Applications are invited for the spring school “Global History: Connected Histories or a History of Connections?” that will take place in London from 11-14 April 2011. The spring school is jointly organized by Heidelberg University, the University of Leipzig and the German Historical Institute London. The school cooperates with the Third European Congress on World and Global History hosted by the London School of Economics and Political Science and provides an ideal introduction to the main congress theme of connections and comparisons.
In recent years, Global History has firmly established itself as a new and highly productive field of historical research. An allegedly ephemeral historiographical fashion has proved to be a well-grounded and well-respected research perspective. And yet the question of what Global History actually is and what its practitioners ought to research and teach is still hotly debated. The often confusing multitude of differing opinions on this question can at times be hard to come to terms with – especially for researchers at the start of their careers. Therefore, the organisers think it desirable to discuss some of the aspects of this problem in the form of a spring school to be held in close temporal and spatial proximity to the Third European Congress on World and Global History. Referring to the overall congress theme of Connections and Comparisons, the spring school has the title Global History: Connected Histories or a History of Connections? and will focus on two distinct approaches to Global History that particularly illustrate the differing presuppositions and intended insights informing research in the field. It is one of the distinct traits of Global History not to accept the presupposition of self-contained, autonomous cultures, societies or nations as principal units of investigation. Hence, terms and concepts such as connections, connecting or connectedness are close to the core of almost every historical study in the field. And still the concept of connections can be operationalised in very different ways reflecting the different possible approaches to the purpose of Global History.
The first approach that we have chosen to call connected histories builds on the presupposition of globality, of global entanglements, that provide the context for the historical processes under scrutiny. No matter if one, two or more cultures or societies are looked at, they must always be treated and assessed as connected and entangled with others. But as important as they may be, the connections themselves merely form the background, the context of the analysis, while the people, things and entities connected stand in the focus of research. In this way, statehood or state building – to name but one example – are examined as embedded in global spaces of communication and interaction rather than as principally endogenous and autonomous processes.
The history of connections-approach, on the other hand, primarily looks at the emergence and functioning of globality by way of global connections. Here, the connections themselves constitute the object of research, while that which has been connected mainly provides the research context. This research approach often leaves traditional understandings of space behind and focuses on the rationale and the local impact of the emerging global sphere. The study of the emergence of a global telegraph network and its transformative impact on global spaces of communication and interaction can serve as an illustrative example here.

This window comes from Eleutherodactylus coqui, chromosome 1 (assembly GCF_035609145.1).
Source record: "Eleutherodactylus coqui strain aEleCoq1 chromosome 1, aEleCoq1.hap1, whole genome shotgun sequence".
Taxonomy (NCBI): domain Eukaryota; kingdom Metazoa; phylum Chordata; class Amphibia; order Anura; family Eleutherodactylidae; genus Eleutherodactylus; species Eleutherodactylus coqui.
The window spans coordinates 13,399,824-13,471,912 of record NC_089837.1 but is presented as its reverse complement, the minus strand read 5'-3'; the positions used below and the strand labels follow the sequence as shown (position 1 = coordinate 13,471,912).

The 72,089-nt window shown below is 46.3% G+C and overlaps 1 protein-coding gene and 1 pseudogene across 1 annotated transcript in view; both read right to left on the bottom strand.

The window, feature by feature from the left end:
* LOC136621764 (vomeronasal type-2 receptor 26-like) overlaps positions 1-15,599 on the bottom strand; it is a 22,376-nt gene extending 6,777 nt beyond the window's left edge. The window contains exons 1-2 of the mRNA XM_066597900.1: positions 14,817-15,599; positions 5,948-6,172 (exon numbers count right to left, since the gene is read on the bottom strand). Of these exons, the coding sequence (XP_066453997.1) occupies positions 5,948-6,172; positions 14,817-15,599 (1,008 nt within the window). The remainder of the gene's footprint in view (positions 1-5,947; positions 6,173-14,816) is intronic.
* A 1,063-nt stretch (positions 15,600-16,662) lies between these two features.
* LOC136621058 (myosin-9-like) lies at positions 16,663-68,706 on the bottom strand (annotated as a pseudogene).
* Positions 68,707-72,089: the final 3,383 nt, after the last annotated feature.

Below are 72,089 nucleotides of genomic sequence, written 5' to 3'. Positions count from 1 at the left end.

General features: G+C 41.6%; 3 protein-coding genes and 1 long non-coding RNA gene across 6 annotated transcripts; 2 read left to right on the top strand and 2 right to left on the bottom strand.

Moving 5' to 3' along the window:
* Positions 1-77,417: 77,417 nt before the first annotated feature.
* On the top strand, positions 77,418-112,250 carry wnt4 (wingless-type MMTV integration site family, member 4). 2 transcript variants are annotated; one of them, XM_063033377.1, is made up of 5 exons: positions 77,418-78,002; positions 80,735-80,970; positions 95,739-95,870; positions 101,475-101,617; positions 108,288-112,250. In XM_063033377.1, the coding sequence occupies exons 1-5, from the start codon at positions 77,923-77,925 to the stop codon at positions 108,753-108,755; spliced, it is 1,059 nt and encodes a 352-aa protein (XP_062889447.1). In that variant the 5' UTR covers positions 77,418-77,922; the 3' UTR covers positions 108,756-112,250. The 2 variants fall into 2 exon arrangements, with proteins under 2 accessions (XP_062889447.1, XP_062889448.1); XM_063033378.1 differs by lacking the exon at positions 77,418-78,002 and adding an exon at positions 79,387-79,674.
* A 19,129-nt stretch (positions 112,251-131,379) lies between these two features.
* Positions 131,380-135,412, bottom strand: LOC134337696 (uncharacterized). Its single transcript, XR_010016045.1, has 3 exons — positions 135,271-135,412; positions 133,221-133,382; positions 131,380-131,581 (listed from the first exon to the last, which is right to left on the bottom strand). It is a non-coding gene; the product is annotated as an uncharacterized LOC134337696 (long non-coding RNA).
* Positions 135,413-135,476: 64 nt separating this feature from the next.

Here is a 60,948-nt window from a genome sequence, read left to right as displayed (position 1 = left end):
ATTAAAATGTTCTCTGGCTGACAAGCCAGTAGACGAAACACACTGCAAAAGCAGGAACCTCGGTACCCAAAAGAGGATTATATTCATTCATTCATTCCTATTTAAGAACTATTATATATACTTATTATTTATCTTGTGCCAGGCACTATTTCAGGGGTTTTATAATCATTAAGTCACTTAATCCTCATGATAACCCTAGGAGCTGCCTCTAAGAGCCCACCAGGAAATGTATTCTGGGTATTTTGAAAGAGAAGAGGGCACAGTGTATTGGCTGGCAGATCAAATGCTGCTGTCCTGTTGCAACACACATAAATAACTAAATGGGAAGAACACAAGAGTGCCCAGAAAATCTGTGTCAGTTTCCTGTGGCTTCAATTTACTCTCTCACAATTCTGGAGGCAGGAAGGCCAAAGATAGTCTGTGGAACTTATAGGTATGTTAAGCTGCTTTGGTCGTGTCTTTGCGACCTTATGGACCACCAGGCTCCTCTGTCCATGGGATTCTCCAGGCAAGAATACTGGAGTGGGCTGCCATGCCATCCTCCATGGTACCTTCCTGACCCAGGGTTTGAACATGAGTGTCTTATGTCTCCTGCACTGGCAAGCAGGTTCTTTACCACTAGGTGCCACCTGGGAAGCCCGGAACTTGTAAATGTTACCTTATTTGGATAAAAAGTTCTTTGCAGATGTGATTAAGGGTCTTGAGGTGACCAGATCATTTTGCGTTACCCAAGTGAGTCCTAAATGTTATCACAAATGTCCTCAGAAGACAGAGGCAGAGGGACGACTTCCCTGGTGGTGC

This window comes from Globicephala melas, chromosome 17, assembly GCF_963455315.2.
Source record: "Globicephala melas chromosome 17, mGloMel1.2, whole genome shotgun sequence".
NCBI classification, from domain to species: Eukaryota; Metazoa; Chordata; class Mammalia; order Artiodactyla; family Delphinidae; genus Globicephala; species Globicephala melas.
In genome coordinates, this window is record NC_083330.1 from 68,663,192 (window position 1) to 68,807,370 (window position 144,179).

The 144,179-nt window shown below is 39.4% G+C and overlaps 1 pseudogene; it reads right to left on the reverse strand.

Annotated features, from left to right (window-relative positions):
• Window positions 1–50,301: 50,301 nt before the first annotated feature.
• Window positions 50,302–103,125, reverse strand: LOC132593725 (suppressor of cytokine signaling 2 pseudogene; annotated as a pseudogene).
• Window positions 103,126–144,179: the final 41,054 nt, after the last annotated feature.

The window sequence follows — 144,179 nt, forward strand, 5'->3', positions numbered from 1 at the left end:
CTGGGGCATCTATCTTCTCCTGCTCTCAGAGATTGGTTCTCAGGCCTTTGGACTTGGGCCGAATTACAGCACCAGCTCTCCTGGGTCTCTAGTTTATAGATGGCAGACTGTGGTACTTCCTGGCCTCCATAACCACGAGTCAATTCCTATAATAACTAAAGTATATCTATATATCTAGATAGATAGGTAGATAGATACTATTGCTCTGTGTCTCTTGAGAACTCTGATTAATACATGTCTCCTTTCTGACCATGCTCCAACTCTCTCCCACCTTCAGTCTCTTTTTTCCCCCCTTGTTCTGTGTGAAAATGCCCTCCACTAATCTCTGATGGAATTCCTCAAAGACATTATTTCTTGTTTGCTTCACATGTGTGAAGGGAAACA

The history of connections-approach focuses on distinct topics and subjects that have had a formative impact on our global(ised) world and whose analysis helps to explain and understand current problems of (and in) globalisation. The connected histories-approach allows the researcher to throw new light on established topics that have previously been viewed exclusively in the context of the nation state or other self-contained entities and to carry a global and exchange-oriented perspective into this field.
Of course, none of the two approaches is better, faster, more useful or, indeed, “more Global History” than the other. Rather they reflect the research questions and desired insights of the historian. The spring school seeks to highlight both the differences and the similarities between the two approaches and also aims at exemplifying the connection between the historian’s questions and the chosen perspective on Global History. It wants to provide PhD students in the field of Global History with an opportunity to study these concepts. This will encompass in-depth discussion with renowned experts in the field, the reading and interpreting of key texts together as well as the presentation and discussion of the participants’ own research projects in the light of the spring school’s principal questions.
Applications for participation in the spring school should be in English and contain a letter of motivation, an outline of the research project to be presented (1.000-1.500 words) and two letters of reference. They must be sent electronically to Antje Flüchter (email@example.com) by 31 August 2010. Successful applicants will be required to present their projects at the spring school (in German, English or French). The fee for participation is 85 Euro. A limited number of scholarships will be available for participants from less-privileged backgrounds and need to be applied for separately.